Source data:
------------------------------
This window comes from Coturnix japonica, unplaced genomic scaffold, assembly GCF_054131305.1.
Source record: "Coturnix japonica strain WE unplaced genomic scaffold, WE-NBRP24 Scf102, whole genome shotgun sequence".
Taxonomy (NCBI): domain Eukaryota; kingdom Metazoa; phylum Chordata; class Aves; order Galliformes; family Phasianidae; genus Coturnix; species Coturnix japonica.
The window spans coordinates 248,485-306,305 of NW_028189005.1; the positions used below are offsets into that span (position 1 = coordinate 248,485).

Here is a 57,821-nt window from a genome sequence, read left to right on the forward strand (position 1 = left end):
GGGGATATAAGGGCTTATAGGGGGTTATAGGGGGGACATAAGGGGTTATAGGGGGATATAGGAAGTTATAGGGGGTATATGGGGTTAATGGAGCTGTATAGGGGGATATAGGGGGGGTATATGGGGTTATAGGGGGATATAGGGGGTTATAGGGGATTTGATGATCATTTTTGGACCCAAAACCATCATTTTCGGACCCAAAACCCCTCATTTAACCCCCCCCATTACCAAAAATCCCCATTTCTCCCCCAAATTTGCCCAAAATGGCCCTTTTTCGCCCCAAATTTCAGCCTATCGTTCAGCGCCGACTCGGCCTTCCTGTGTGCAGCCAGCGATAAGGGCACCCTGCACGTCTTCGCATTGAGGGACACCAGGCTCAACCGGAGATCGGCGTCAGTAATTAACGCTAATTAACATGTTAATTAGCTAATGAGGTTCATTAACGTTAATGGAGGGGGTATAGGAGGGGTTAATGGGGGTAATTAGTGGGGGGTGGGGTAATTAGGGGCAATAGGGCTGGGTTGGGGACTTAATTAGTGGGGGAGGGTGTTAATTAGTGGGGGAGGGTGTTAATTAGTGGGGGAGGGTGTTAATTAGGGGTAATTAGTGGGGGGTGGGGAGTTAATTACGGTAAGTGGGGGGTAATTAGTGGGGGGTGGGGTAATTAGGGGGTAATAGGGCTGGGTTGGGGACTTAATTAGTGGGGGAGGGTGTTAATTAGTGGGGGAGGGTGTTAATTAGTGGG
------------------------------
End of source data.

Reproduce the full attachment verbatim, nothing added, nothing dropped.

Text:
This window comes from Coturnix japonica, unplaced genomic scaffold, assembly GCF_054131305.1.
Source record: "Coturnix japonica strain WE unplaced genomic scaffold, WE-NBRP24 Scf102, whole genome shotgun sequence".
Taxonomy (NCBI): domain Eukaryota; kingdom Metazoa; phylum Chordata; class Aves; order Galliformes; family Phasianidae; genus Coturnix; species Coturnix japonica.
The window spans coordinates 248,485-306,305 of NW_028189005.1; the positions used below are offsets into that span (position 1 = coordinate 248,485).

Here is a 57,821-nt window from a genome sequence, read left to right on the forward strand (position 1 = left end):
GGGGATATAAGGGCTTATAGGGGGTTATAGGGGGGACATAAGGGGTTATAGGGGGATATAGGAAGTTATAGGGGGTATATGGGGTTAATGGAGCTGTATAGGGGGATATAGGGGGGGTATATGGGGTTATAGGGGGATATAGGGGGTTATAGGGGATTTGATGATCATTTTTGGACCCAAAACCATCATTTTCGGACCCAAAACCCCTCATTTAACCCCCCCCATTACCAAAAATCCCCATTTCTCCCCCAAATTTGCCCAAAATGGCCCTTTTTCGCCCCAAATTTCAGCCTATCGTTCAGCGCCGACTCGGCCTTCCTGTGTGCAGCCAGCGATAAGGGCACCCTGCACGTCTTCGCATTGAGGGACACCAGGCTCAACCGGAGATCGGCGTCAGTAATTAACGCTAATTAACATGTTAATTAGCTAATGAGGTTCATTAACGTTAATGGAGGGGGTATAGGAGGGGTTAATGGGGGTAATTAGTGGGGGGTGGGGTAATTAGGGGCAATAGGGCTGGGTTGGGGACTTAATTAGTGGGGGAGGGTGTTAATTAGTGGGGGAGGGTGTTAATTAGTGGGGGAGGGTGTTAATTAGGGGTAATTAGTGGGGGGTGGGGAGTTAATTACGGTAAGTGGGGGGTAATTAGTGGGGGGTGGGGTAATTAGGGGGTAATAGGGCTGGGTTGGGGACTTAATTAGTGGGGGAGGGTGTTAATTAGTGGGGGAGGGTGTTAATTAGTGGG